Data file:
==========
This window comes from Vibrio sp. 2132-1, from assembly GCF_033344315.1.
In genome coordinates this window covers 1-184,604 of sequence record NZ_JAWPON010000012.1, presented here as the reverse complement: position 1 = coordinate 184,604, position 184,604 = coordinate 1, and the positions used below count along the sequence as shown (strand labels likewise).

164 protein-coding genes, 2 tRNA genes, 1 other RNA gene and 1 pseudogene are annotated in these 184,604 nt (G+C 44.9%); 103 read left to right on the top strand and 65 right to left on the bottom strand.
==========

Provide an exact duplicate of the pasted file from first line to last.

This window comes from Vibrio sp. 2132-1, from assembly GCF_033344315.1.
In genome coordinates this window covers 1-184,604 of sequence record NZ_JAWPON010000012.1, presented here as the reverse complement: position 1 = coordinate 184,604, position 184,604 = coordinate 1, and the positions used below count along the sequence as shown (strand labels likewise).

164 protein-coding genes, 2 tRNA genes, 1 other RNA gene and 1 pseudogene are annotated in these 184,604 nt (G+C 44.9%); 103 read left to right on the top strand and 65 right to left on the bottom strand.